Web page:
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The Pale Indian

by Robert Arthur Alexie

Adding to the genre of shameful histories of white exploitation of the Canadian native population, The Pale Indian is a fictionalized account of a Northwest Territories aboriginal community that has seen its share of racism, grief, and sorrow.

The novel is made up of two linked narratives. One story focuses on John Daniel, who was taken from his abusive native parents and adopted by a white family, with mostly pleasing results. Searching for his native roots, he returns to his birthplace, where he marries and appears headed toward a happy life. The other story, that of Daniel’s uncle Edward – the “pale Indian” of the title, who has been sent to a mental institution because of a dark family secret – provides the novel’s best-written passages. The story of John and his wife Tina is another matter: the dialogue is pedestrian and predictable, talk of their sexual exploits juvenile rather than erotic. Here the plot staggers forward at an alarmingly slow pace.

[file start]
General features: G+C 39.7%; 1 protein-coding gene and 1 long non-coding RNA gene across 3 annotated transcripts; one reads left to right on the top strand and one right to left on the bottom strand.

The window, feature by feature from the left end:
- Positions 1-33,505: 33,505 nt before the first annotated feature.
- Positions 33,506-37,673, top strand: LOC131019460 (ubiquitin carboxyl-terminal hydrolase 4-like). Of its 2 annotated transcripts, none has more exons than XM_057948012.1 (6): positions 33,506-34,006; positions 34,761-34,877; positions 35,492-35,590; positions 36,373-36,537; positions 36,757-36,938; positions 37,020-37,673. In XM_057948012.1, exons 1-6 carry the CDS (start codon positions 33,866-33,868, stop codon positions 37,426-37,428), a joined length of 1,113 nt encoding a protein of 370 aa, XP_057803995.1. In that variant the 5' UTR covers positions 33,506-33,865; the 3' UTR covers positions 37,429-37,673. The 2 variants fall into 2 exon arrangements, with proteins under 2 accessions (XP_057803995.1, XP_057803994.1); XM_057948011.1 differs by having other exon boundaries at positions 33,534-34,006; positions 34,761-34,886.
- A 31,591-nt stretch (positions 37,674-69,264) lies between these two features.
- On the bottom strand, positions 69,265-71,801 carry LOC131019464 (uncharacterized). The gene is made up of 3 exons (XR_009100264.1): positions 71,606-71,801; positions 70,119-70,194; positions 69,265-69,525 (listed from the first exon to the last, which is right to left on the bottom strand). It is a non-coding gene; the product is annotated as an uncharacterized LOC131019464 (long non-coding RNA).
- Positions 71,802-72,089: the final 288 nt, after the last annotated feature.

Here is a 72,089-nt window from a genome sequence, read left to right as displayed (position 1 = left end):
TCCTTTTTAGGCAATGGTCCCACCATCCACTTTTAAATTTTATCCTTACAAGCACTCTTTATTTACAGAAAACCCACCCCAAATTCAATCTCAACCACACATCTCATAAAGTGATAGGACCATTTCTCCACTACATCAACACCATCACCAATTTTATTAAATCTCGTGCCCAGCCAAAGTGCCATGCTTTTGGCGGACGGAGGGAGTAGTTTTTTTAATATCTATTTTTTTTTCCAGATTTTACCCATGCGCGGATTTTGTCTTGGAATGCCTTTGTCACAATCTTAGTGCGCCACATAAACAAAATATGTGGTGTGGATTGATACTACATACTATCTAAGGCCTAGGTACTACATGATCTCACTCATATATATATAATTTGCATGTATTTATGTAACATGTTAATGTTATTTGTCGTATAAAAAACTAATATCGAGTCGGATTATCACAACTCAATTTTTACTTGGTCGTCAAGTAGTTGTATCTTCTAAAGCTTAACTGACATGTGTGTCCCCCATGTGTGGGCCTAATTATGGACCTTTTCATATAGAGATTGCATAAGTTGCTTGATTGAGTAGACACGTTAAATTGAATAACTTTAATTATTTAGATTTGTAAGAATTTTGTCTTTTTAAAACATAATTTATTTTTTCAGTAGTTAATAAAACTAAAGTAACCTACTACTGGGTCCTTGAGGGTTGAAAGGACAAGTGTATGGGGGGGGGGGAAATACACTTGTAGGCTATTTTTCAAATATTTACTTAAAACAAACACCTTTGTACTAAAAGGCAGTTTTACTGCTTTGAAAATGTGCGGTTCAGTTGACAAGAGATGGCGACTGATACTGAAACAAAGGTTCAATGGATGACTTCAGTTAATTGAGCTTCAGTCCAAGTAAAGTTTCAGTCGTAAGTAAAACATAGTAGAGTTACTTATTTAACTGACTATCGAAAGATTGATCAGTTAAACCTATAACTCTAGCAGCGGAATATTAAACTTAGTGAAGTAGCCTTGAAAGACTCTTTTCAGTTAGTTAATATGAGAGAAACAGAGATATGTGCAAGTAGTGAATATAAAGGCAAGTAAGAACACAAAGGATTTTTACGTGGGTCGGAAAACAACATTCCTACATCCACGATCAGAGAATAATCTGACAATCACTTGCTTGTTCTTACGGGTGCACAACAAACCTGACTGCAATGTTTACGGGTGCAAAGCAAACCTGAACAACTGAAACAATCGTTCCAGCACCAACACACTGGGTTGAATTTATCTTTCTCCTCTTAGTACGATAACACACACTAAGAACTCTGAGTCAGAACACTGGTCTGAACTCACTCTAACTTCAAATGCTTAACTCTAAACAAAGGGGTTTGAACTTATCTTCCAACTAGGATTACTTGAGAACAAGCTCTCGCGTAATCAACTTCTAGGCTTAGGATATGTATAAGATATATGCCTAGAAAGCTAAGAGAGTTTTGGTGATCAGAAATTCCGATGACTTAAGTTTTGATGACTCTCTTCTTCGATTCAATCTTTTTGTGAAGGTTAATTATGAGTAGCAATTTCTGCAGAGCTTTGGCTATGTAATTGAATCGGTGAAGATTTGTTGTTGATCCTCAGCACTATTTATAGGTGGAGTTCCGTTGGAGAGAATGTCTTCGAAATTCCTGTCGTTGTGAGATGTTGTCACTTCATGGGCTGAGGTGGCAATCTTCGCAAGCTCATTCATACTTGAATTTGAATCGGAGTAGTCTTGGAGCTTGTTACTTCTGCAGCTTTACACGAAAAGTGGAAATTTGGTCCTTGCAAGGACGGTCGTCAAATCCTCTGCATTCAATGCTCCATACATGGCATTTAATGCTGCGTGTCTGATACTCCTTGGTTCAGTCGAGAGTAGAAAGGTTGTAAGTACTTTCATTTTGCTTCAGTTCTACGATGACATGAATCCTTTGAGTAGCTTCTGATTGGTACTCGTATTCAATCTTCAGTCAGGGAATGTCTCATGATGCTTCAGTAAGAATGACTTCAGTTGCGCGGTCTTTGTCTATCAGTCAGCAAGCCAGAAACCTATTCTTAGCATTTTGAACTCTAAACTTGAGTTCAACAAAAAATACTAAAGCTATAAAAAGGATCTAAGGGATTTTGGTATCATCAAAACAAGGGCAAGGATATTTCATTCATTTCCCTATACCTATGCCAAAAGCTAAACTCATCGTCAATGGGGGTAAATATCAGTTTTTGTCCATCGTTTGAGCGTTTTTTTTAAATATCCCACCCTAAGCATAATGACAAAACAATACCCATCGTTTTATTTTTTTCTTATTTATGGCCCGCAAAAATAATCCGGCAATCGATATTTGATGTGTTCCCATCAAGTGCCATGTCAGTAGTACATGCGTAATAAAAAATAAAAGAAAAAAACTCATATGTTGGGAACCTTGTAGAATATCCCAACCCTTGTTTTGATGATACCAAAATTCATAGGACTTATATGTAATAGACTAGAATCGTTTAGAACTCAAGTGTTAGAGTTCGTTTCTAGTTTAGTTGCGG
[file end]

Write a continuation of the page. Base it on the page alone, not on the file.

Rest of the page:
The novel’s greatest flaw, however, is the confusion as to what exactly the story is about. Alexie begins with a cogent history of the mistreatment of native Canadians. But the theme of racism is only tenuously linked to the actual story, which ultimately is simply a tragic family saga that could have happened to almost any family, of any race, at any time. Granted, the discovery of John’s native identity and the description of the native community are both potent, but these elements ultimately provide only background material and do not find their way into the heart of the narrative.

The Pale Indian holds the promise of further illuminating the pain of this ill-treated population. But in the end, the novel only serves as yet another prosaic tale of family tragedy.